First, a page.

The Meg

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I’ll take six from every column

THE MEG —–“That living fossil ate my friend!” tells you that it never really is safe enough to go back in the water, especially when the head of the food chain is a gigantic prehistoric Megalodon, hefty enough to make a Great White come off like a goldfish. Naturally, per movie logic, this horror-adventure opus from 2018 takes the accepted size of the original predators, daunting enough at 35 to 60 feet, and adds another 15 feet. All in good dumb fun.

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Wait. Where is Native American shaman character?

A zillion-dollar underwater research facility probes the depths of the Mariana Trench (about as deep as you can go without bumping into the cast of Journey To The Center Of The Earth). Some Big thing wrecks their fancy submersible, and disgraced one-time-ace rescue diver ‘Jonas Taylor’ (Jason Statham) is called to the rescue, not least because his ex-wife is one of those in peril. Before you can say Cast According To P.C. Manual, the thing is revealed to be a giant shark from millions of years back, famished and not worried who it upsets. Plenty of absurd, predictable but amusingly done CGI action follows.

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We’re gonna need a bigger…ocean.

The screenplay, shared by Dean Georgaris and Jon & Erich Hoeber, was taken from the 1997 book by Steve Alten “Meg: A Novel Of Deep Terror”, which spawned seven sequels. Directed with practiced hand-upon-throttle smoothness by Jon Turteltaub (Cool Runnings, National Treasure), it steers full-goofy-ahead in the manner of see/enjoy/laugh at/leave behind ya monster mashings from way back, albeit with modern casting demands and state-of-the-shark special effects. A refreshingly confident sense of its own silliness and its razzle-dazz high-tech chomping action makes for more enjoyable time wastage than other oceanic monster pix like Deep Rising, The Neptune Factor, Leviathan and DeepStar Six. On a sheer teeth-meets-meat basis it can’t touch the snouts of Open Water or The Shallows, let alone Jaws, but does it have to?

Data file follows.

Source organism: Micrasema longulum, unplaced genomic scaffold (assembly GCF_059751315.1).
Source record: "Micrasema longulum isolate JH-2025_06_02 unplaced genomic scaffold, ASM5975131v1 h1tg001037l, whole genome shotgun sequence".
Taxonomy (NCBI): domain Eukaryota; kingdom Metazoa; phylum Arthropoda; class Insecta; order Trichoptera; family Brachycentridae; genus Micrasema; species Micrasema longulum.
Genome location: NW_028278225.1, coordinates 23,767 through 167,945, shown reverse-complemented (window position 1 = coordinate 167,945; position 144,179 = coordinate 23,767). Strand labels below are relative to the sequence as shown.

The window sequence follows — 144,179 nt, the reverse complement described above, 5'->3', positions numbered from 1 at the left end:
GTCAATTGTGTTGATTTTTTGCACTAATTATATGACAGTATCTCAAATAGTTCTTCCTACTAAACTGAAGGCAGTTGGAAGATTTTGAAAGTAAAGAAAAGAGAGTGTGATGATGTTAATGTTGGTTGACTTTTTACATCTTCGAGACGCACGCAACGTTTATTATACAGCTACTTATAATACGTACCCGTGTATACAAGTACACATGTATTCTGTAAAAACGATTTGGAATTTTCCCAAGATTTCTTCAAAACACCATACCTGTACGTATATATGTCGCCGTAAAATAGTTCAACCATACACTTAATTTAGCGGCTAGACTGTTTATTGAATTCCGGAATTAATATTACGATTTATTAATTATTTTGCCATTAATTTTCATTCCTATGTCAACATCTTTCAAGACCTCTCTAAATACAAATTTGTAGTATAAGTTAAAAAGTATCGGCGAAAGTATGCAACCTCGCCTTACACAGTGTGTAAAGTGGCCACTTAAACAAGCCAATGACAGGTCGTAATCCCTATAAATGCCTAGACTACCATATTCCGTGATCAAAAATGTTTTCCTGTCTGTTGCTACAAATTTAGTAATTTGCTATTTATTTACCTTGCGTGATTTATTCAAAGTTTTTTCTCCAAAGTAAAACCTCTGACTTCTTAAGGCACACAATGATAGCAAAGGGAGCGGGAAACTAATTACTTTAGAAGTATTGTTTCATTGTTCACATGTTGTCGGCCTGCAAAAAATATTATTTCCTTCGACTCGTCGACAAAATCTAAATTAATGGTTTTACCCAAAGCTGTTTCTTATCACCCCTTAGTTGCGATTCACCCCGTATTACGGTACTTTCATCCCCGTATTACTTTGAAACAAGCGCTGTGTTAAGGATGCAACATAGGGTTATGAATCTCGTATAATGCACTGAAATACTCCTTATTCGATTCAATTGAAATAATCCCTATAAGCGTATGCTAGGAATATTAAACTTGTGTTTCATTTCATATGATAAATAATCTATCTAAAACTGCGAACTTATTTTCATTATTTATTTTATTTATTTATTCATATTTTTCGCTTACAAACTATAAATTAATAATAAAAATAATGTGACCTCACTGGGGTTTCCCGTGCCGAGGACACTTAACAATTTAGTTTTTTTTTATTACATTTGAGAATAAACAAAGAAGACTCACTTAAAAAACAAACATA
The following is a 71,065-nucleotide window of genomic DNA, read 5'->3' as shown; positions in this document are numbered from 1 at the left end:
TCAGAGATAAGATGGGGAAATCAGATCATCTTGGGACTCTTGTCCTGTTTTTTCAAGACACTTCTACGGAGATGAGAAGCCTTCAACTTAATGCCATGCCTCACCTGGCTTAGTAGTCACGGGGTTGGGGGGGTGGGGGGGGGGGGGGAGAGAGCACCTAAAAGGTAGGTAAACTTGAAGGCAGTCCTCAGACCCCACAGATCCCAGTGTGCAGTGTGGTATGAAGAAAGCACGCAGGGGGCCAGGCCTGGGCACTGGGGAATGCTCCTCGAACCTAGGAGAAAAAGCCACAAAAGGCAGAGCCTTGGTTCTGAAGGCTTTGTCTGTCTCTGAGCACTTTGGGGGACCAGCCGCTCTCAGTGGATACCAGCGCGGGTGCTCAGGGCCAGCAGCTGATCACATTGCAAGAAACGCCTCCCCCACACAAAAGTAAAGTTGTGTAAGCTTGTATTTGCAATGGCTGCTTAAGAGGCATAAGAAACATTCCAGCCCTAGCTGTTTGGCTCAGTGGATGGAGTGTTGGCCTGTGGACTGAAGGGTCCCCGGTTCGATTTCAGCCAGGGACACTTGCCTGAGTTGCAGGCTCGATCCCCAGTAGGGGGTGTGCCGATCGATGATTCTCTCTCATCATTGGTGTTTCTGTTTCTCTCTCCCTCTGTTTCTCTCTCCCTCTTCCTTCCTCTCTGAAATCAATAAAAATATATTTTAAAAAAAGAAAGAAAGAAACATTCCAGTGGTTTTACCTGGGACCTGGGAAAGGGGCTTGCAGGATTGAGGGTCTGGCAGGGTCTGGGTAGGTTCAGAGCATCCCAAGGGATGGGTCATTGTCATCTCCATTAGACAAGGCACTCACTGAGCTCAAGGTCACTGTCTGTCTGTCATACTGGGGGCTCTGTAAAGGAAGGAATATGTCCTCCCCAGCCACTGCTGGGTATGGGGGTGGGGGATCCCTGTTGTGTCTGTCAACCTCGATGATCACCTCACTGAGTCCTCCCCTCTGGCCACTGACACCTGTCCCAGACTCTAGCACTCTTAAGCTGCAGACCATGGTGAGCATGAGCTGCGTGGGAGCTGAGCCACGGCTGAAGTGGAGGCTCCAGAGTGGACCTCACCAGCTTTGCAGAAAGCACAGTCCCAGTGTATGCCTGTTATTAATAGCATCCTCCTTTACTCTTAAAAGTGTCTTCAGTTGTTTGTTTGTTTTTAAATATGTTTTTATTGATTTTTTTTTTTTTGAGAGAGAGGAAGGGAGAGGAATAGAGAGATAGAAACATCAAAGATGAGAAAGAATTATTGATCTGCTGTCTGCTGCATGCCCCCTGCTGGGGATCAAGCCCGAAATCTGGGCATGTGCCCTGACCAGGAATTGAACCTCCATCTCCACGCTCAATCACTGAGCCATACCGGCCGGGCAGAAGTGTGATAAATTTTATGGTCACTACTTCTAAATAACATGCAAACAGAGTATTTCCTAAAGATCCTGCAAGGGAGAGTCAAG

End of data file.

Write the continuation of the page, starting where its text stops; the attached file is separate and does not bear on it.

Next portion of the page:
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Observe my facial hair. It grows, and yet it grows not.

Statham (hired because Dwayne Johnson was not free?) plays in his standard Clint-growl style, affecting that Perpetual-6-day-Beard look that magically never requires a shave yet  also never gets any longer. Ex-wife being cool with it, the superstudley Taylor can gradually warm up to oceanographer ‘Suyin Zhang’ (Li Bingbing), even as the Meg decimates much of the supporting cast. That bunch includes Rainn Wilson as a slippery billionaire (name one who isn’t?) and Ruby Rose as ‘Jaxx’, there for some reason that involves being the hip, take-no-shit chick with a hot haircut. Ethnic, national and sexual diversity in cast: check. Precocious kid who hero grows fond of: check. Panicking crowd scene reminiscent of Jaws 2, but on massive Chinese scale: check. Blow-it-up angle: check. Abundance of errors in plot, logic, fact, geography, continuity: check.  Fun matinee: check.

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We can only hope

Costing something close to $178 million dollars to churn to the surface (with perhaps another $140,000,000 chummed for prints and advertising), the old fish oil formula hooked customers, eating up $530,243,742 globally, 72% of that outside the US market, ranking 14th place for the year.

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I will —ing kick your fin!

Shot in New Zealand (West Auckland) and Sanya City on Hainan, China, the “Chinese Hawaii.”  On board (and the menu) are Winston Chao, Jessica McNamee, Cliff Curtis, Page Kennedy and Sophia Cai. 113 minutes. Sequel being spawned even as we race for shore.

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